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Resurgent Rick Santorum beats Mitt Romney in Minnesota, Missouri, and Colorado

DENVER — Rick Santorum catapulted back into the primary limelight last night, stunning presumed Republican front-runner Mitt Romney in the Colorado caucuses while handily winning in Minnesota and Missouri. Although none of the votes were binding, the trio of losses sows doubts about the former Massachusetts governor’s ability to win over conservatives in the nation’s heartland.

Santorum’s close victory in Colorado, considered the prize of the night, came despite aggressive campaigning by Romney in a state where he dominated eventual nominee John McCain in 2008 by more than 40 points.

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For Romney, there was no doubt that the results staggered his momentum after decisive victories in Florida and Nevada, but it’s unclear whether the setback will be sustained or momentary. After Maine completes its caucuses Saturday, the next vote will not be until primaries on Feb. 28 in Arizona and Michigan, where he has been heavily favored.

Yet after Romney banked on his vastly superior organizations in Colorado and Minnesota, his weak showing could persuade more conservatives to flock to Santorum.

Romney spoke directly last night about who carried the day.

‘‘This was a good night for Rick Santorum,’’ Romney told supporters in Denver, shortly after 11:30 p.m. ‘‘But I expect to become your nominee.’’

He then quickly reassumed a front-runner posture, pivoting into how President Obama’s promises, many made in Denver when he accepted the Democratic nomination, have been barren and peppering his speech with a mantra he uses often in stump speeches: “President Obama has failed, and we will succeed.”

The Missouri primary was considered little more than a straw poll, with the actual delegates decided at the state caucuses on March 17. And both caucuses in Minnesota and Colorado were non-binding, with the delegates distributed at state conventions in the weeks to come.

Yet, the decisive wins by Santorum were startling:

-- With 99 percent of precincts reporting in Colorado, he took 40 percent of the vote, with Romney trailing with 35 percent. Newt Gingrich had 13 percent and Texas Representative Ron Paul 12 percent.

-- In Minnesota, with 88 percent of precincts reporting, Santorum led with 45 percent of the vote. Romney, who won in Minnesota in 2008, could do no better than third place, at 17 percent. Paul took second place, with 27 percent.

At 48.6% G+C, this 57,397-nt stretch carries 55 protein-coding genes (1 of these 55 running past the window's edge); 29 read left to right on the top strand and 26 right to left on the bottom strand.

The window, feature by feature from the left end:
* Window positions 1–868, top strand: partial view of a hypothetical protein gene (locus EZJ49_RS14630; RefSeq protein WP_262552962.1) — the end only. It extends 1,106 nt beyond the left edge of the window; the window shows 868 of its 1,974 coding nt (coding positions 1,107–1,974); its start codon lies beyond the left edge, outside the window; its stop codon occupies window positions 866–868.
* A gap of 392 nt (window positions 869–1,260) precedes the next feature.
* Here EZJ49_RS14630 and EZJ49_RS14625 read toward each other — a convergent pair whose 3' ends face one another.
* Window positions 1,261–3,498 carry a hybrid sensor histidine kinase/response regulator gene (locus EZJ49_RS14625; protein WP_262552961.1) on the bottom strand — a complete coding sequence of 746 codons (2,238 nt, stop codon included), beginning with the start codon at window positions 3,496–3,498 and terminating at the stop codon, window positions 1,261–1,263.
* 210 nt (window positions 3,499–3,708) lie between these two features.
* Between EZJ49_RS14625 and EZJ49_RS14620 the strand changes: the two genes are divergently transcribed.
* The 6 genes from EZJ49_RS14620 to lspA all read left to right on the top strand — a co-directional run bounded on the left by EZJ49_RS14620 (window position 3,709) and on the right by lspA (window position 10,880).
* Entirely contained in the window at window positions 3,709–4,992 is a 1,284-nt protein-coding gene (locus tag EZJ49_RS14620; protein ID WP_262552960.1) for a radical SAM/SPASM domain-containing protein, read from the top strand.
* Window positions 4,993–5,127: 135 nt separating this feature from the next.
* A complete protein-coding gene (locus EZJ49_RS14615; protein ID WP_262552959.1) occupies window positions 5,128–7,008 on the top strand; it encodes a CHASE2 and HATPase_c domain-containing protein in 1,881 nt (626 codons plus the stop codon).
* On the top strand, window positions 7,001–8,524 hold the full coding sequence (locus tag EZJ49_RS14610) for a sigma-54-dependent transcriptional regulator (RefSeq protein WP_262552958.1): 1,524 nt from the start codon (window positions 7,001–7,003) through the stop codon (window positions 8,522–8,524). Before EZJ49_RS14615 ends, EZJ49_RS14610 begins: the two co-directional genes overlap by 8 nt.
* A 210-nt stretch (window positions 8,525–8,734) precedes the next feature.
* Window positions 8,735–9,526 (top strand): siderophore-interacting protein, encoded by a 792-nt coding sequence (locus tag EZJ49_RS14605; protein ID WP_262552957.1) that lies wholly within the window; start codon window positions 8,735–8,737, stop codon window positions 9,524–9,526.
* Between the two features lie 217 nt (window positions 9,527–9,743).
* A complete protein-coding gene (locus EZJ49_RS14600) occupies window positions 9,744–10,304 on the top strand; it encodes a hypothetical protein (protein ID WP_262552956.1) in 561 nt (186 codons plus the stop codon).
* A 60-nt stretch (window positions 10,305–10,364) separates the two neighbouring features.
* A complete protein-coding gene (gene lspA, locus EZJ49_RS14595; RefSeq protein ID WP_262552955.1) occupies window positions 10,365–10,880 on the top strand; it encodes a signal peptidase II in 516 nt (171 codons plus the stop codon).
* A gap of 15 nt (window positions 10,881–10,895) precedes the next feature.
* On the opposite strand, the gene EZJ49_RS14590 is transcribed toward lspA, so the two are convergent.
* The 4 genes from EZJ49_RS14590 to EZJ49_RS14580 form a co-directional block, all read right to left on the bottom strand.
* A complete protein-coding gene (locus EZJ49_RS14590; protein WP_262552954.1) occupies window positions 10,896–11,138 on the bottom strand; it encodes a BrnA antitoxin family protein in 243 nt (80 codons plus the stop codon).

-- In Missouri, Santorum led Romney 55 percent to 25 percent, with Paul garnering 12 percent, with 99 percent of the precincts reporting.

Missouri was considered particularly important to Santorum, since Gingrich was not able to get on the ballot. That afforded the former Pennsylvania senator an opportunity to present himself as the true conservative in a head-to-head match with Romney.

A jubilant Santorum told supporters in St. Charles, Mo., that his victories would be heard loud across the country. ‘‘They were probably heard loud in Massachusetts,’’ he said.

Although Romney’s campaign had begun early yesterday to downplay the eventual results, the breadth of Santorum’s wins were surprising. The scarcity of reliable polling data had made it difficult to predict the outcomes, particularly in Minnesota and Colorado where turnout was difficult to predict.

Even before yesterday, there were signs of another surge by Santorum, who rocketed from single digits in polls before the caucuses in Iowa to take the first-in-the-nation caucus, after a recount. On Monday, Romney’s campaign criticized Santorum over his support for earmarks when he was in Congress.

That line of attack is expected to intensify.

As the race heads toward next month’s Super Tuesday, the former Massachusetts governor will try to reassert his standing atop the field. The only debate of the month, on Feb. 22 in Arizona, now looms larger on the political calendar.

While the Romney campaign could argue that the losses were superficial, his rivals will pounce on his poor performance as a repudiation of his candidacy by the GOP’s conservative wing, particularly in Minnesota, which Romney won four years ago.

Romney expects a strong showing in Michigan, where he was born and where his father , George, served as governor. His campaign hopes to put to rest doubts on whether the Massachusetts governor and former Bain Capital chief can do well in the Rust Belt.

Yet, in Michigan Romney is likely to face questions about his opposition of the government’s bailout of the state’s major economic engine: the auto industry. The bailout has been critical for the sector’s rebound and adding of jobs in the past two years.

Super Tuesday’s role in determining the GOP’s presidential nominee is now outsized. Questions about Romney’s ability to consolidate a sturdy base are sure to dog him in Bible Belt states such as Tennessee, Oklahoma, and Gingrich’s home state of Georgia, which has the largest delegate prize on March 6.

At stake in the 10 states will be 437 delegates — nearly two-fifths of the 1,144 needed to secure the nomination. That puts a premium on organization, where Romney has shown himself to be strongest.

‘‘The thing that Romney’s got going for him is that he’s planned for a long campaign. He’s got the money,’’ said John Geer, a political science professor at Vanderbilt University in Tennessee, another Super Tuesday state. ‘‘A tough battle gets him ready for November.’’

Nevertheless, the symbolic value of winning will undoubtedly help build momentum and could aid fund-raising for a campaign like Santorum’s that has operated on a shoe-string budget. More importantly, it could help diminish the aura of invincibility and inevitability that had surrounded the Romney campaign.

Bobby Caina Calvan can be reached at bobby.calvan@globe.com. Follow him on twitter @GlobeCalvan.

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